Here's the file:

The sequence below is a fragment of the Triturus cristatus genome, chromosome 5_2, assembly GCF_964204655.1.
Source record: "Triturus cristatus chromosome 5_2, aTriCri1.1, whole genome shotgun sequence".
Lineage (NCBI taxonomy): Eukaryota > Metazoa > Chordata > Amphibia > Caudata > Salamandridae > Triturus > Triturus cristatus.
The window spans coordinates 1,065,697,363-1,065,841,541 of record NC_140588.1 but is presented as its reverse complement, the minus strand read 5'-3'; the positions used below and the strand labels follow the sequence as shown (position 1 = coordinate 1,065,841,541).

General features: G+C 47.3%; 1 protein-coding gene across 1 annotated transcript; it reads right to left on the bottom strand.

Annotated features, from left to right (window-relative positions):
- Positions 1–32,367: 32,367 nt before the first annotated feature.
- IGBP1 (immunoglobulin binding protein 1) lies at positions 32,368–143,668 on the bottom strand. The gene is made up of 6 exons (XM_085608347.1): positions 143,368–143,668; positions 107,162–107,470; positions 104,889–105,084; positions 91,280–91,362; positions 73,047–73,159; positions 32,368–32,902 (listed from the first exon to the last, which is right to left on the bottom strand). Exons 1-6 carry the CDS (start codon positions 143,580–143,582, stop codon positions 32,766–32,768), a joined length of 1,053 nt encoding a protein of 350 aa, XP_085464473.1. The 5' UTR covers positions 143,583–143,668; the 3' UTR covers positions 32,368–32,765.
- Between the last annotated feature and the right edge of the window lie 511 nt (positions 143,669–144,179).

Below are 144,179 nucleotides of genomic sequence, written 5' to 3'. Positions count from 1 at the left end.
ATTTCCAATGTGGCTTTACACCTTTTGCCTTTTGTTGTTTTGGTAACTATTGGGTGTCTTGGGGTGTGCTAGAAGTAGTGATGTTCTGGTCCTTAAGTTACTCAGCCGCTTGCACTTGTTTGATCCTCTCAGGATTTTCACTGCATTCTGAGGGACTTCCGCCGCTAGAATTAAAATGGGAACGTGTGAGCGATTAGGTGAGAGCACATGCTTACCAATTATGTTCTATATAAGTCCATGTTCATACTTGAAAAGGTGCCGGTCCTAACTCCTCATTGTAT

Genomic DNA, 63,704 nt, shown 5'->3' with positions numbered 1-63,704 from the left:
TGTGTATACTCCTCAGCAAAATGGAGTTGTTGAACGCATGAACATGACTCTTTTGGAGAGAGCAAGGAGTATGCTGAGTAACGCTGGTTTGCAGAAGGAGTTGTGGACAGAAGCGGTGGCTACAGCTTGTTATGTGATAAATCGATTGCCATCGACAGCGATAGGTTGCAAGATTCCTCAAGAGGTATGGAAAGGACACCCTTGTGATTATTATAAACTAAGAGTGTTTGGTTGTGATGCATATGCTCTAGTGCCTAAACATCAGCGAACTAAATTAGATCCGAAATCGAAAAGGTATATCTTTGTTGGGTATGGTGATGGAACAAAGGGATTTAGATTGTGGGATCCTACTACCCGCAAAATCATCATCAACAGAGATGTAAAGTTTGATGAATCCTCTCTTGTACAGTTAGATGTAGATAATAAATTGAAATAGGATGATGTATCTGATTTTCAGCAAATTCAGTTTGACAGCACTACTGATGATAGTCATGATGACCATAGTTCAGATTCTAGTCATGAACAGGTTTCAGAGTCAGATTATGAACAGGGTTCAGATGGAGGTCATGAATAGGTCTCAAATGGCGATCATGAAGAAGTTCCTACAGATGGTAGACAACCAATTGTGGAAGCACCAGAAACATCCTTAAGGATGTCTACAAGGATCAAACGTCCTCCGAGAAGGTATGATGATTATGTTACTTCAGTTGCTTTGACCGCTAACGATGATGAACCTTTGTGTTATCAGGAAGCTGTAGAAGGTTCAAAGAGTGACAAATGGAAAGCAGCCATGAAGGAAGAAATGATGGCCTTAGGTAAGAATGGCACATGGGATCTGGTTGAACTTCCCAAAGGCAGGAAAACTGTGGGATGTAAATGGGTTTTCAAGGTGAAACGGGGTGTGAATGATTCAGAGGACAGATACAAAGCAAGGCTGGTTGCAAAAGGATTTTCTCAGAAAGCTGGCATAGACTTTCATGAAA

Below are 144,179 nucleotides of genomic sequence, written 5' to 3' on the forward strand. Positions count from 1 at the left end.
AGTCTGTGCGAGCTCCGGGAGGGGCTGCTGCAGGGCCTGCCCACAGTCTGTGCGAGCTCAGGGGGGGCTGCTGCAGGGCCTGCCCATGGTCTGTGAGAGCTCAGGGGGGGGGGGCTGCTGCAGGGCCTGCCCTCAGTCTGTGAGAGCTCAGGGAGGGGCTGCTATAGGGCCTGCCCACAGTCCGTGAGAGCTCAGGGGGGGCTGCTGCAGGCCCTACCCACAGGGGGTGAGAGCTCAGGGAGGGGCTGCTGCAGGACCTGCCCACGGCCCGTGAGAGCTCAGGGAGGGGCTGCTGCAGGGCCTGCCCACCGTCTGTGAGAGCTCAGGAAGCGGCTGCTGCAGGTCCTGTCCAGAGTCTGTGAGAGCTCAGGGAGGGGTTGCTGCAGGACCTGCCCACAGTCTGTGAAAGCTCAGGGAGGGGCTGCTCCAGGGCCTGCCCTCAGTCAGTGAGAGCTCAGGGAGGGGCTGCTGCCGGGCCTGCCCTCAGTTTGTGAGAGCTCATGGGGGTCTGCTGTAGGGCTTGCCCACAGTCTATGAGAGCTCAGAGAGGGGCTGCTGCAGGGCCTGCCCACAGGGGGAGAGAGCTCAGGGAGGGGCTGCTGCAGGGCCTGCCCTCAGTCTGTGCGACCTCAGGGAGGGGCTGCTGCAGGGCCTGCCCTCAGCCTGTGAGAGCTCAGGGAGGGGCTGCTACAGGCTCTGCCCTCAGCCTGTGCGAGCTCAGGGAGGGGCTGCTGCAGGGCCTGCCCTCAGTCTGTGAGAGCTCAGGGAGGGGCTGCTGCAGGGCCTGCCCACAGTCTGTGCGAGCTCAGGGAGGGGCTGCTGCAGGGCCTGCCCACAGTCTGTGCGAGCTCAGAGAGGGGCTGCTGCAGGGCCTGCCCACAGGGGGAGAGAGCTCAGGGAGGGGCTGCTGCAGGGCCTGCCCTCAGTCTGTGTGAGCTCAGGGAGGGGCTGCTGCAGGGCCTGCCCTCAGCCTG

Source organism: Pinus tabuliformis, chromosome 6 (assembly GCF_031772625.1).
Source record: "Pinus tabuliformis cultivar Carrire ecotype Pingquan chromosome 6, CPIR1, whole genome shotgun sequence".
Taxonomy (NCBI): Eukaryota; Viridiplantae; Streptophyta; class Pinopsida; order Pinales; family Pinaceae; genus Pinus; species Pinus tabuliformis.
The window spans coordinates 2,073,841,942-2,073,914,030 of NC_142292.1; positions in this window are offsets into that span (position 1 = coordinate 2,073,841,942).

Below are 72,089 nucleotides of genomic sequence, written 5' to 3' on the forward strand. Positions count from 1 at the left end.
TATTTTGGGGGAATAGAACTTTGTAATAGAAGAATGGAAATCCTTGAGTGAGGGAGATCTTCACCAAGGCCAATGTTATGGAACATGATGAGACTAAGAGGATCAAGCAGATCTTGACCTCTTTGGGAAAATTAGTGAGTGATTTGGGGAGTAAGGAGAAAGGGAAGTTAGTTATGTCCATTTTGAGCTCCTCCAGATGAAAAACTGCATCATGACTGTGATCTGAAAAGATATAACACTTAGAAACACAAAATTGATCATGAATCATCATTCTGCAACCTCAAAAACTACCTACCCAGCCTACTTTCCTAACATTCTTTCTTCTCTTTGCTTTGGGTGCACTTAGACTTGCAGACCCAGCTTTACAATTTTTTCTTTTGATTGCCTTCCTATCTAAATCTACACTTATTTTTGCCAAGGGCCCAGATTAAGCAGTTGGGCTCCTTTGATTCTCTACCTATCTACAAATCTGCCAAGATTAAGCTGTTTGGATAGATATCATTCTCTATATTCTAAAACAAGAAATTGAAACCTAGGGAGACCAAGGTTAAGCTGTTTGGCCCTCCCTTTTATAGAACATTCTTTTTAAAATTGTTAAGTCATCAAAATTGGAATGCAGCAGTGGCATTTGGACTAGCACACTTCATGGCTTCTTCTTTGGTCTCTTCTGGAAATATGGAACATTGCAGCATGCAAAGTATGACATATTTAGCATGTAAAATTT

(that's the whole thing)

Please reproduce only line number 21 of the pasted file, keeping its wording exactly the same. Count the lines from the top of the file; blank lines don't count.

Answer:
TATTTTGGGGGAATAGAACTTTGTAATAGAAGAATGGAAATCCTTGAGTGAGGGAGATCTTCACCAAGGCCAATGTTATGGAACATGATGAGACTAAGAGGATCAAGCAGATCTTGACCTCTTTGGGAAAATTAGTGAGTGATTTGGGGAGTAAGGAGAAAGGGAAGTTAGTTATGTCCATTTTGAGCTCCTCCAGATGAAAAACTGCATCATGACTGTGATCTGAAAAGATATAACACTTAGAAACACAAAATTGATCATGAATCATCATTCTGCAACCTCAAAAACTACCTACCCAGCCTACTTTCCTAACATTCTTTCTTCTCTTTGCTTTGGGTGCACTTAGACTTGCAGACCCAGCTTTACAATTTTTTCTTTTGATTGCCTTCCTATCTAAATCTACACTTATTTTTGCCAAGGGCCCAGATTAAGCAGTTGGGCTCCTTTGATTCTCTACCTATCTACAAATCTGCCAAGATTAAGCTGTTTGGATAGATATCATTCTCTATATTCTAAAACAAGAAATTGAAACCTAGGGAGACCAAGGTTAAGCTGTTTGGCCCTCCCTTTTATAGAACATTCTTTTTAAAATTGTTAAGTCATCAAAATTGGAATGCAGCAGTGGCATTTGGACTAGCACACTTCATGGCTTCTTCTTTGGTCTCTTCTGGAAATATGGAACATTGCAGCATGCAAAGTATGACATATTTAGCATGTAAAATTT